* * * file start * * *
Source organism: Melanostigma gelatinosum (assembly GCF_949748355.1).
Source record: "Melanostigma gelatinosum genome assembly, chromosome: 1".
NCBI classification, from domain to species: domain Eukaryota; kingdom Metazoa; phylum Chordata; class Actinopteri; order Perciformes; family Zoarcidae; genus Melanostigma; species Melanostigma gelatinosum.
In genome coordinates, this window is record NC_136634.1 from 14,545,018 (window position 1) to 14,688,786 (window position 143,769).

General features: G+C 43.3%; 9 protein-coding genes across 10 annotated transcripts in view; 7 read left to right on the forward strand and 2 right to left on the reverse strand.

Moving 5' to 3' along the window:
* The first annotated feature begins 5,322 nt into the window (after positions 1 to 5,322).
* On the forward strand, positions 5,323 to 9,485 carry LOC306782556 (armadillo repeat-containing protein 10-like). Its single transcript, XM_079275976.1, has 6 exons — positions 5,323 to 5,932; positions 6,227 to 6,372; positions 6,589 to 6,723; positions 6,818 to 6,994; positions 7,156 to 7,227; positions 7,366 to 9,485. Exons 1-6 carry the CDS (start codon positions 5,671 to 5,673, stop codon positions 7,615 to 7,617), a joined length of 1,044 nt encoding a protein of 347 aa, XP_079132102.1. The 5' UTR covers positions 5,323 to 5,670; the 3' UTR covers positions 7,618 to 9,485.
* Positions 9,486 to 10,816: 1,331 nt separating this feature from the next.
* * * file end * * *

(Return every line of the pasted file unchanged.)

Source organism: Melanostigma gelatinosum (assembly GCF_949748355.1).
Source record: "Melanostigma gelatinosum genome assembly, chromosome: 1".
NCBI classification, from domain to species: domain Eukaryota; kingdom Metazoa; phylum Chordata; class Actinopteri; order Perciformes; family Zoarcidae; genus Melanostigma; species Melanostigma gelatinosum.
In genome coordinates, this window is record NC_136634.1 from 14,545,018 (window position 1) to 14,688,786 (window position 143,769).

General features: G+C 43.3%; 9 protein-coding genes across 10 annotated transcripts in view; 7 read left to right on the forward strand and 2 right to left on the reverse strand.

Moving 5' to 3' along the window:
* The first annotated feature begins 5,322 nt into the window (after positions 1 to 5,322).
* On the forward strand, positions 5,323 to 9,485 carry LOC306782556 (armadillo repeat-containing protein 10-like). Its single transcript, XM_079275976.1, has 6 exons — positions 5,323 to 5,932; positions 6,227 to 6,372; positions 6,589 to 6,723; positions 6,818 to 6,994; positions 7,156 to 7,227; positions 7,366 to 9,485. Exons 1-6 carry the CDS (start codon positions 5,671 to 5,673, stop codon positions 7,615 to 7,617), a joined length of 1,044 nt encoding a protein of 347 aa, XP_079132102.1. The 5' UTR covers positions 5,323 to 5,670; the 3' UTR covers positions 7,618 to 9,485.
* Positions 9,486 to 10,816: 1,331 nt separating this feature from the next.